We talk about sales all the time, but how many businesses can really give solid figures on customer retention? I’ve worked with so many organisations who have no idea what their churn is, and rely on repeat business for about 80% of their turnover.
It’s time to consider who you’re talking to – if you’re not talking to your customers, you can bet that someone else is…
Apply the 80/20 rule to listening & talking
Pareto’s getting a serious airing today. But it’s valid – the first rule of talking to your customers is listening. And that’s not necessarily listening in a conversation, that’s ensuring that you have all the listening tools at your disposal to a) know everything about your customer and b) know when they’re (un)happy.
You may think that social listening is “for the big boys” but it costs next to nothing to implement this kind of technology “in the cloud” these days – anyone can have simple social monitoring tools – the key is to know what to listen out for. Brand mentions is one thing, but are you letting the right people know when one of your customers sends a tweet?
One organisation I knew had no social listening, but thankfully someone picked up a disgruntled customer moaning about one of their products online. A quick and speedy response meant that the solution was nipped in the bud – and done so in a public, professional manner.
If you’re not listening, you’re not even going to be part of the conversation. Apply your ears (and eyes).
Constant little reminders of your existence
It’s one thing to go and meet your customers, it’s another to constantly remind them that you’re there. You don’t want to be on their doorstep every month. But you could be in their inbox – or on their twitter feed.
Warren Butler points out the customer communications might appear simple but if you apply a few personalisation touches via your CRM, then you can end up with a personalisation workflow – in other words, you can tailor communications to their preferences, their products, your upsell paths, their location… it’s one way of ensuring that you’re constantly in their minds, and constantly relevant to them.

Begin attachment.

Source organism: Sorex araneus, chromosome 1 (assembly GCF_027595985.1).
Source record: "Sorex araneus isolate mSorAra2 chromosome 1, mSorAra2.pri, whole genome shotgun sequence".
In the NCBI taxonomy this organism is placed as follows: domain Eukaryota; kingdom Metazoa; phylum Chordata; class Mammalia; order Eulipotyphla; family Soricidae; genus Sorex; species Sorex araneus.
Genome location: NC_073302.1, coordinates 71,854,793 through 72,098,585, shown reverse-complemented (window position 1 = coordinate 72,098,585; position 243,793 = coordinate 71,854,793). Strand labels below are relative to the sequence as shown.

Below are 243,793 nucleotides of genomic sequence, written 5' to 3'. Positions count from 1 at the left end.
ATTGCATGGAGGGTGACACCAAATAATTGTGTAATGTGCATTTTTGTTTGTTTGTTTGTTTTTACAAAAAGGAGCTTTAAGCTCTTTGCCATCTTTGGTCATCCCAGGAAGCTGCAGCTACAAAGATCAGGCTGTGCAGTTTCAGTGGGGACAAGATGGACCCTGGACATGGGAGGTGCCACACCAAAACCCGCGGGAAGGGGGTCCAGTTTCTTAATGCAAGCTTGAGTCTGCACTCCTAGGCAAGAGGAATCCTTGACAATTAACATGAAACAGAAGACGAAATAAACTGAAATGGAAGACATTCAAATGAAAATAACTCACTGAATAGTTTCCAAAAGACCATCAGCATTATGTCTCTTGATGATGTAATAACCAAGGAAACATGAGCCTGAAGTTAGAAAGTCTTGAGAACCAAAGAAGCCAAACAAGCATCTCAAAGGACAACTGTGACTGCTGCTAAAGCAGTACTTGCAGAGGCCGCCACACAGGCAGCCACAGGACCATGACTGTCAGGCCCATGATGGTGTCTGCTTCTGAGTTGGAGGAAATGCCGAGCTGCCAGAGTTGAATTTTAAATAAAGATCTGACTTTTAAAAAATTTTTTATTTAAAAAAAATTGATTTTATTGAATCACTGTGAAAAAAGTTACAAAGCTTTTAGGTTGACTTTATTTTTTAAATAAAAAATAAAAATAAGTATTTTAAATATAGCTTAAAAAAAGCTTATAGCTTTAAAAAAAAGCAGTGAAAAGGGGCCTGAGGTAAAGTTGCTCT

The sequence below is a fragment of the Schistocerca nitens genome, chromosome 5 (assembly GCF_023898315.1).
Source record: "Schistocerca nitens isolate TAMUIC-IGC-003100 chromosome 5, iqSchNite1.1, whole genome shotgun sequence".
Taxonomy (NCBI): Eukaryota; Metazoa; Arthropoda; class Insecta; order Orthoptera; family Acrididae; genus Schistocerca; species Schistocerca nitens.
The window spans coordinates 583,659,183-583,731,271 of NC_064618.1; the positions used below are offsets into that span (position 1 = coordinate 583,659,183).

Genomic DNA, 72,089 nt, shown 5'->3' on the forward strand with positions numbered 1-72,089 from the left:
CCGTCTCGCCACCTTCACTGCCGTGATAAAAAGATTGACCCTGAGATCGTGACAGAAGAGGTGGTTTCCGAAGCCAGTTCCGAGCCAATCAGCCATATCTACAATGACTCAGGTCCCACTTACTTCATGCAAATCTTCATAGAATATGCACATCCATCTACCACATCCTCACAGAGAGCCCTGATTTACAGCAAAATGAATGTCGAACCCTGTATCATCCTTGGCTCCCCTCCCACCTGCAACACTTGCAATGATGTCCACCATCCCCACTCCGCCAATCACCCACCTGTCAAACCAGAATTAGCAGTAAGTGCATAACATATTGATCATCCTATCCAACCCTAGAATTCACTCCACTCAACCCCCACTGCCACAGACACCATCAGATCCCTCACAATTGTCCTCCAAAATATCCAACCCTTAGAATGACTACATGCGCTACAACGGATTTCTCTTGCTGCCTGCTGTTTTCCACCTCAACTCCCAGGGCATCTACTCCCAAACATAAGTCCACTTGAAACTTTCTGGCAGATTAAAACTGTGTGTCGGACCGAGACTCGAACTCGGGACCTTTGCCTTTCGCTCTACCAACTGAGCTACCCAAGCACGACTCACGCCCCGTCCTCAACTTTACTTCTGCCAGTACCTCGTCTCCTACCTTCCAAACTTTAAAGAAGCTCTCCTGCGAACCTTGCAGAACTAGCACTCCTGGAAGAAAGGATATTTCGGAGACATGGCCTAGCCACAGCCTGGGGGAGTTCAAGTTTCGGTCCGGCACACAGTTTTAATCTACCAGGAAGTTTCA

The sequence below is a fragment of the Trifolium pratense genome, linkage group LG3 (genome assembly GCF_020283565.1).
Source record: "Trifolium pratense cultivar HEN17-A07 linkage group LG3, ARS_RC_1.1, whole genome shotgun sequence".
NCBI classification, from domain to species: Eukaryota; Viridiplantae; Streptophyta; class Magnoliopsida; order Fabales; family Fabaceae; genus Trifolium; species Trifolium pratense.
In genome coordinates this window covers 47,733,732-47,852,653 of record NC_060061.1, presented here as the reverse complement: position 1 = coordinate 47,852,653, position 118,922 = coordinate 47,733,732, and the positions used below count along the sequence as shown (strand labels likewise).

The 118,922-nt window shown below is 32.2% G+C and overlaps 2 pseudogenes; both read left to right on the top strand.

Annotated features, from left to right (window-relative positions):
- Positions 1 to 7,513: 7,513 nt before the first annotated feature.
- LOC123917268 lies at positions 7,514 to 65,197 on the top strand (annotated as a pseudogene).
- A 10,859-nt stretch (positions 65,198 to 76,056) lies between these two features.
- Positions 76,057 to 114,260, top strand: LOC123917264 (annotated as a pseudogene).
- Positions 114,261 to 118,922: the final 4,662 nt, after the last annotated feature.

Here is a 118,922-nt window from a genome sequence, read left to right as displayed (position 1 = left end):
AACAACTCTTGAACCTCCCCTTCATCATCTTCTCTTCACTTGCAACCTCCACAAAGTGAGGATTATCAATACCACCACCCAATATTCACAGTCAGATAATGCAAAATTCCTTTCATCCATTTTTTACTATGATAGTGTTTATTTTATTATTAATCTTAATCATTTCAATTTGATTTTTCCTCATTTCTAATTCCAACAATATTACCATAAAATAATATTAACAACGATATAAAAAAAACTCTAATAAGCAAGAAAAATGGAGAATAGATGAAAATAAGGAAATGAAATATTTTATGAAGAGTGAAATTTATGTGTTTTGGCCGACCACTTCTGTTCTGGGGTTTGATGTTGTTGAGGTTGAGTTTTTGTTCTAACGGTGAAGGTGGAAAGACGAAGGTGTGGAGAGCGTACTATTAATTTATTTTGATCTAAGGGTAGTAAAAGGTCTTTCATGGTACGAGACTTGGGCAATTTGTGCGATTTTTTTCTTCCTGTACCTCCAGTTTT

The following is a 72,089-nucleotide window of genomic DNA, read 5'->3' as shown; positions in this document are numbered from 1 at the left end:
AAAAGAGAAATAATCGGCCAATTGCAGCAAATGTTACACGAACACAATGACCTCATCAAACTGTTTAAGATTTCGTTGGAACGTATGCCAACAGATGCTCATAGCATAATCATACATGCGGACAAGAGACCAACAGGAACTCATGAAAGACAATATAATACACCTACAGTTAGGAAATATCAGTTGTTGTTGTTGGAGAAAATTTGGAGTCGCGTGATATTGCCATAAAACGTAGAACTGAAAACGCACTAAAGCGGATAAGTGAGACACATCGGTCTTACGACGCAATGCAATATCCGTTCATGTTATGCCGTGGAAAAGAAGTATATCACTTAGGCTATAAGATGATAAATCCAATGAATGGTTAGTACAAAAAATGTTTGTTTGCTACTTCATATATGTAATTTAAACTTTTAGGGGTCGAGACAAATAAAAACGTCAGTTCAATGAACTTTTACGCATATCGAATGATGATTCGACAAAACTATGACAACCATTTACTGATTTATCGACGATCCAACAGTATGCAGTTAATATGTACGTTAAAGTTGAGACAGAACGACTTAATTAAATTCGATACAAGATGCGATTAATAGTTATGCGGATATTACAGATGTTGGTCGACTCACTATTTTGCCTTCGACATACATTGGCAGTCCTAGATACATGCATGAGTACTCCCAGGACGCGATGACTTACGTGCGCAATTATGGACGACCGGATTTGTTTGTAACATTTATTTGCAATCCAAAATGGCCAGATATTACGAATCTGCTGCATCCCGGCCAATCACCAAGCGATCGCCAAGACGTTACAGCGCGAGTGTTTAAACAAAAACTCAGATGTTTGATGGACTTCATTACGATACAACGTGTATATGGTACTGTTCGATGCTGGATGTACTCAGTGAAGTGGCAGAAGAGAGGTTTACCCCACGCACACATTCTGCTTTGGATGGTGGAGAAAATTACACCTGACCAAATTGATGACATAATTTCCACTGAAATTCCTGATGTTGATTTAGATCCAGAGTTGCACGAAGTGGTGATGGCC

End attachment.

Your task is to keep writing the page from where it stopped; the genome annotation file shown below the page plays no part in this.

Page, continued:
Many small businesses are still finding their way with Twitter, but have moved into a phase of acceptance that in almost every niche and industry, customers are on there. It doesn’t have to be complicated, it doesn’t have to be sophisticated – but it does have to be consistent. Consistent in that one tweet a month isn’t enough, and consistent in that you have to maintain your brand image & tone of voice through multiple channels, of which Twitter is one. It’s a great way of constantly reminding clients that you exist and that you’re actually rather good at what you do.
Know them inside-out
Gregory Ciotti makes a great point (number 10) when he says that customers love businesses who know them. This is where you need to get into the detail, and you need to ensure that everyone is an expert (internally) on your customers. Again, this goes back to CRM or some form of centralised system whereby customer data is recorded centrally. If there’s a change of personnel at the top – you need to know. If there’s a new product – you need to know before they tell you.
Knowledge is power, and when it comes to retention, you need to be listening out for company news, and talking to them about it. Even if it’s a five-minute call about their latest press release, it’s proof that you’re on their side, and you’re looking out for them. It’s proof that you care.
Customers love businesses who know them – really know them. You’re going to need to pool the information and create a “reservoir of knowledge”.
Be proactive with your customers
Don’t wait for your customers to come to you with “things to do” or new ideas that they’ve come up with – come up with them yourself. This stems from the previous point about having the reservoir of knowledge – if you’ve heard of something that affects your customer, and you’ve got an idea of how to help them grow their business as a result, then let them know.
If you’ve got something that works for another client, get in touch with this client and tell them about it.
Customers don’t just love businesses who know them, they love businesses who are focused on helping them grow. Proactiveness is the key to differentiation – if you’re not suggesting ideas to them, somebody else will be.